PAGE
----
Cashflow is the amount of money coming in and out of a business. Cashflow is important because if a business does not have any money they will find it difficult to complete their business activities. For example a business needs money to buy goods and to pay wages
Where Does Money Come From? (Cash in)
Businesses may receive money from the following sources:
Sale of goods or services
Money borrowed from a Bank – loans, overdrafts
Sale of business premises
What is Money Spent On? (Cash out)
Businesses have to spend money on a variety of things including:
Purchase of stock
Cash or Profit – are they the same?
It easy to confuse cash with profit; profit is the amount of money the business has from the sale of goods (services) after you deduct the cost of producing or buying the goods sold. Cash is the amount of money the business has; it can include the profit money (from the sale of goods) but it is not the same as profit as cash can come from sources other than profit.
Just because a business has lots of money doesn't mean that it is profitable, as the business' money could be from sources other than profit. Conversely a business can be profitable but not have cash, if cash outflow is more than the profit that the company is making.
A cashflow forecast shows the amount of money a business is likely to receive and pay out in the coming months i.e. cash inflows and cash outflows. A cashflow forecast will show where the money will come from and what money will be spent on; it will include payments from creditors and payments to suppliers.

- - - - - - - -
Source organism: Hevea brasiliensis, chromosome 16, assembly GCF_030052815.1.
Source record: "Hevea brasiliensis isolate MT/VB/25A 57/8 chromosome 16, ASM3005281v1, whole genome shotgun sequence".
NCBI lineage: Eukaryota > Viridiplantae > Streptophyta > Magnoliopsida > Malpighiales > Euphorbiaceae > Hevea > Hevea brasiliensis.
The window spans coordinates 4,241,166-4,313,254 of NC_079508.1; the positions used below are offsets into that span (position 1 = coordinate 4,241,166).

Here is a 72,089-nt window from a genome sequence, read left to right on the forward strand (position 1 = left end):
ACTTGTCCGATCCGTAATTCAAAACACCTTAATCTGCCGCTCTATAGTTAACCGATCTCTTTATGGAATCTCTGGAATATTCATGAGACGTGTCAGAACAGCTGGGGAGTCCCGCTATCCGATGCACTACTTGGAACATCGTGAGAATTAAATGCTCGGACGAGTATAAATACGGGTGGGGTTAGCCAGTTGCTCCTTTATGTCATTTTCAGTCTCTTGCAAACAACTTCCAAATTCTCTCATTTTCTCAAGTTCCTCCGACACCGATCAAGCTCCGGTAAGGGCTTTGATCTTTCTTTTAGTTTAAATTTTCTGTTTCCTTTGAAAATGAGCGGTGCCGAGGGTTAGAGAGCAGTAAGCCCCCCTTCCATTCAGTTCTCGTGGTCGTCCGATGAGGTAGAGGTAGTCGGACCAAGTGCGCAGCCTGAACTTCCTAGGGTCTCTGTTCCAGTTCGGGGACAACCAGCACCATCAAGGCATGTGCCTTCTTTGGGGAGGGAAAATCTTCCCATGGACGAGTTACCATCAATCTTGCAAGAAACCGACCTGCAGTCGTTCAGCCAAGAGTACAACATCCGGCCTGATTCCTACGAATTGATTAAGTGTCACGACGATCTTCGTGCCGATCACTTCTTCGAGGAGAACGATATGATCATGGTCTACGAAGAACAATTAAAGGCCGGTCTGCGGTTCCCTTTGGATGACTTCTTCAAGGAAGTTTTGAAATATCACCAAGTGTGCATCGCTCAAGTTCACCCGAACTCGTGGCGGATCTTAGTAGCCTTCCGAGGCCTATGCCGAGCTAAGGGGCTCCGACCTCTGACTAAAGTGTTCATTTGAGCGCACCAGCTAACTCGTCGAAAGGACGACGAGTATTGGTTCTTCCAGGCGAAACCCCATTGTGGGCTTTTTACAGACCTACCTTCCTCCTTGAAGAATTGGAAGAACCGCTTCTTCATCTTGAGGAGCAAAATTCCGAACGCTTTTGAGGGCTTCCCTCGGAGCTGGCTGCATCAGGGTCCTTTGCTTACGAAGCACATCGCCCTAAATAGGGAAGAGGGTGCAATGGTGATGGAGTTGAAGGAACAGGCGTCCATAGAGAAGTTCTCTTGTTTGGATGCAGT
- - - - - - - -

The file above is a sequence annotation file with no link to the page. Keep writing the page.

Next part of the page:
If the closing balance on the cashflow forecast is negative this is known as a deficit. A deficit means that the amount of money leaving the business is greater than the amount of money coming into the business.
Cashflow forecasts help businesses manage future business activity. Cashflow forecasts help businesses identify future cashflow problems and manage them accordingly. However cashflow forecasts are only estimates. Cashflow forecasts are useful if they are realistic and include safety margins to cover events that reduce the amount of cash expected to come into the business (cash inflow) or events that could increase the amount of cash expected to leave the business (cash outflow).
Cashflow management is very important; lots of businesses fail in the first year because they do not manage their cashflow effectively.